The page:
The Federal Reserve Bank of New York today released Access to Credit: Poll Evidence from Small Businesses—results from a poll of small businesses in the region, as a part of the Bank’s Community Affairs Facts & Trends series. The results showed that during the first half of 2010:
- 59% of poll respondents applied for credit, demonstrating existing demand;
- Over two-thirds of poll respondents experienced sales/revenue declines, implying a broad weakening of small business finances; and
- Only half of small business applicants received credit, and 75% reported receiving only ‘some’ or ‘none’ of the credit they wanted.
Small businesses typically create more jobs than larger firms do at the start of economic recoveries. However, recent contractions in borrowing have limited the ability of small businesses to play this critical role. This small business report evaluates three potential causes of the recent decline in small business lending: weak demand, weakened applicant quality, and restricted credit availability. It finds evidence of existing demand, weakened business finances, and credit gaps. The report presents new data from 426 regional small businesses (NY, NJ, CT and PA) on their financial well-being, credit needs and recent borrowing experiences.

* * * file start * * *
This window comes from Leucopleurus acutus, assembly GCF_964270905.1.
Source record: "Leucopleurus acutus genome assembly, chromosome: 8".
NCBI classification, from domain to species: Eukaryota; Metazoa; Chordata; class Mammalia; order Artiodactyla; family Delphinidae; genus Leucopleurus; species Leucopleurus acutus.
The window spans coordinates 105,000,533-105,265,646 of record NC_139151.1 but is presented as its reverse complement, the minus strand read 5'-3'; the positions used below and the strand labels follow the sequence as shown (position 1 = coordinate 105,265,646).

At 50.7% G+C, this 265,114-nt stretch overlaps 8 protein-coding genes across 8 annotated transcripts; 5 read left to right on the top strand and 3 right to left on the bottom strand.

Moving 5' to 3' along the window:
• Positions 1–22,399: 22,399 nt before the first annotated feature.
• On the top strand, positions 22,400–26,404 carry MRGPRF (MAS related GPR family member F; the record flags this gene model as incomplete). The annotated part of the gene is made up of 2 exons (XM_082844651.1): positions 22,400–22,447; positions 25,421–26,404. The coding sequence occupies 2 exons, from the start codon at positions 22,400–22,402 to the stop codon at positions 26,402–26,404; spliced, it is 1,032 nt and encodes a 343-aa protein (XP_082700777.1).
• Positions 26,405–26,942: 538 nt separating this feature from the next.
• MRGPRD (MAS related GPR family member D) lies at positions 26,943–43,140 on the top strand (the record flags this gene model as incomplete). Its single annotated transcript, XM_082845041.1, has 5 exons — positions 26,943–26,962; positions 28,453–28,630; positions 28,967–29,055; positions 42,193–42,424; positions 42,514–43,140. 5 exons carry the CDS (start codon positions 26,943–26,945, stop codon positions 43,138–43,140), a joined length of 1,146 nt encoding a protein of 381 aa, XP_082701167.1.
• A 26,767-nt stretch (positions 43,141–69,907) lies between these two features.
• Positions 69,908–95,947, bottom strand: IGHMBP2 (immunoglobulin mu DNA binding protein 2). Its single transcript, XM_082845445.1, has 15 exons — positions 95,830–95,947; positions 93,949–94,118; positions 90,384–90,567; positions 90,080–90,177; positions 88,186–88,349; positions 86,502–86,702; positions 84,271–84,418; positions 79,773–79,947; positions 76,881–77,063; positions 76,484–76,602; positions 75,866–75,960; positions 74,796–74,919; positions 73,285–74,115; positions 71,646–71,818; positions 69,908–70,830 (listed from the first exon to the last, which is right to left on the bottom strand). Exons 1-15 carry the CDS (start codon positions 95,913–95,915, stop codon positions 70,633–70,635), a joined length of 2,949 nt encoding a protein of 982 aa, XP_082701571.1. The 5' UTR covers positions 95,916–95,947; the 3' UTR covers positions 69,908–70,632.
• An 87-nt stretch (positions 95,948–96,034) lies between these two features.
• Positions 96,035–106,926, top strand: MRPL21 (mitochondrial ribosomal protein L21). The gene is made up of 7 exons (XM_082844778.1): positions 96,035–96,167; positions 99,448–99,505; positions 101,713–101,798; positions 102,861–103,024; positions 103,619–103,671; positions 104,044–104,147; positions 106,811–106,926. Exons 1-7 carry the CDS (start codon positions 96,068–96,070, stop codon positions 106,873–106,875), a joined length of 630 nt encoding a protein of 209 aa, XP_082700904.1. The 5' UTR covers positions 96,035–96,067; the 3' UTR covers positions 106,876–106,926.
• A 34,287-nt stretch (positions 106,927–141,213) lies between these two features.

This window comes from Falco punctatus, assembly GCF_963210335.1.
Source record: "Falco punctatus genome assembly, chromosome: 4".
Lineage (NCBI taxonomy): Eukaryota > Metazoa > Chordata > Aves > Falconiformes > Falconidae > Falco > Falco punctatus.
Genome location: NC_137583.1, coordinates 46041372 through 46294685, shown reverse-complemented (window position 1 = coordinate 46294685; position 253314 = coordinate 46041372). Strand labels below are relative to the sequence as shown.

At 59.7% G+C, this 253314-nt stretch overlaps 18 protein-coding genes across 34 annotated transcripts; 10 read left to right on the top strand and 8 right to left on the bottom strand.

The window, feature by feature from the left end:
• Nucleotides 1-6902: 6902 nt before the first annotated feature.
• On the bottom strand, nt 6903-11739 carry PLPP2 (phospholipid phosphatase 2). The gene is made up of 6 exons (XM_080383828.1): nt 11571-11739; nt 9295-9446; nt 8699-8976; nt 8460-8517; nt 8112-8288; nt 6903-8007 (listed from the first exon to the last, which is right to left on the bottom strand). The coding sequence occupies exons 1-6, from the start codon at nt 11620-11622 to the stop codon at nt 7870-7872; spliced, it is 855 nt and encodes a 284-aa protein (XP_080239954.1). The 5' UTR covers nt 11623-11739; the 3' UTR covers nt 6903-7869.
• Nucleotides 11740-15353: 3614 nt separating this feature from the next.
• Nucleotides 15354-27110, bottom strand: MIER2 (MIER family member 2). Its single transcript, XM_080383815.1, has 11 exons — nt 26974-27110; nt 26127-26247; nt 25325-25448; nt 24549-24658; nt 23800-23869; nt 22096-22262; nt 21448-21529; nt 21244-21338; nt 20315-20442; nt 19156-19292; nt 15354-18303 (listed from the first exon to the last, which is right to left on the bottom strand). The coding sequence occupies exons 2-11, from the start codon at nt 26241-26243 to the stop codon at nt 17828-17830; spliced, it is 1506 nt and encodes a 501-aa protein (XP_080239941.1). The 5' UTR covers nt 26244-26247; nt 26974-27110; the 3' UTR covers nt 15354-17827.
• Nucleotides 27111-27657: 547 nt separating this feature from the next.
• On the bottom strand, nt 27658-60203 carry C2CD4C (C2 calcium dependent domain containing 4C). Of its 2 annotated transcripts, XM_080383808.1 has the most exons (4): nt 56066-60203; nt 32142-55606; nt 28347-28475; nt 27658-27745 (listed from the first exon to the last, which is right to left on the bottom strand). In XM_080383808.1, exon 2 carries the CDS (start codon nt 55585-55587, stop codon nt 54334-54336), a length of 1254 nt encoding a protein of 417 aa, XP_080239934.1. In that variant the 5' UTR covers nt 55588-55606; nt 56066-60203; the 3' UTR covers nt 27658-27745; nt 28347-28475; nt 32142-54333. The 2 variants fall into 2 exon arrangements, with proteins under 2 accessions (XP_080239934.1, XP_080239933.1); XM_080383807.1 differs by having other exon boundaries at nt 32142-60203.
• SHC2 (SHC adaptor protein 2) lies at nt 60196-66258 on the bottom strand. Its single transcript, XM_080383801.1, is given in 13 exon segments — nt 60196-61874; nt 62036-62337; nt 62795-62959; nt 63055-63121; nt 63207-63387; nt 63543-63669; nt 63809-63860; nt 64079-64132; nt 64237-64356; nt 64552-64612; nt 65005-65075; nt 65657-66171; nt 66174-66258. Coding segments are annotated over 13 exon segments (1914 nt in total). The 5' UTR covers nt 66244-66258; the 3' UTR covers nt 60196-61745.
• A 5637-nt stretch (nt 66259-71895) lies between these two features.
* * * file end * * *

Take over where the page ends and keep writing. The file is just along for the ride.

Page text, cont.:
“Until now, we’ve only heard anecdotally about difficulties for regional small businesses in obtaining credit without any numbers to confirm this,” said Kausar Hamdani, senior vice president and Community Affairs officer at the Federal Reserve Bank of New York. “A main purpose of this poll was to hear directly from small businesses about their recent credit experiences and to analyze them systematically in order to learn more about where the largest obstacles exist.”
Developed by the New York Fed’s Community Affairs department, the Facts & Trends series provides analytical summaries intended to present key facts on topical issues to assist governments, community advocates and others to better understand, monitor and address specific economic concerns within the Federal Reserve’s Second District. The data for this poll were collected online with the help of local public and nonprofit partnerships.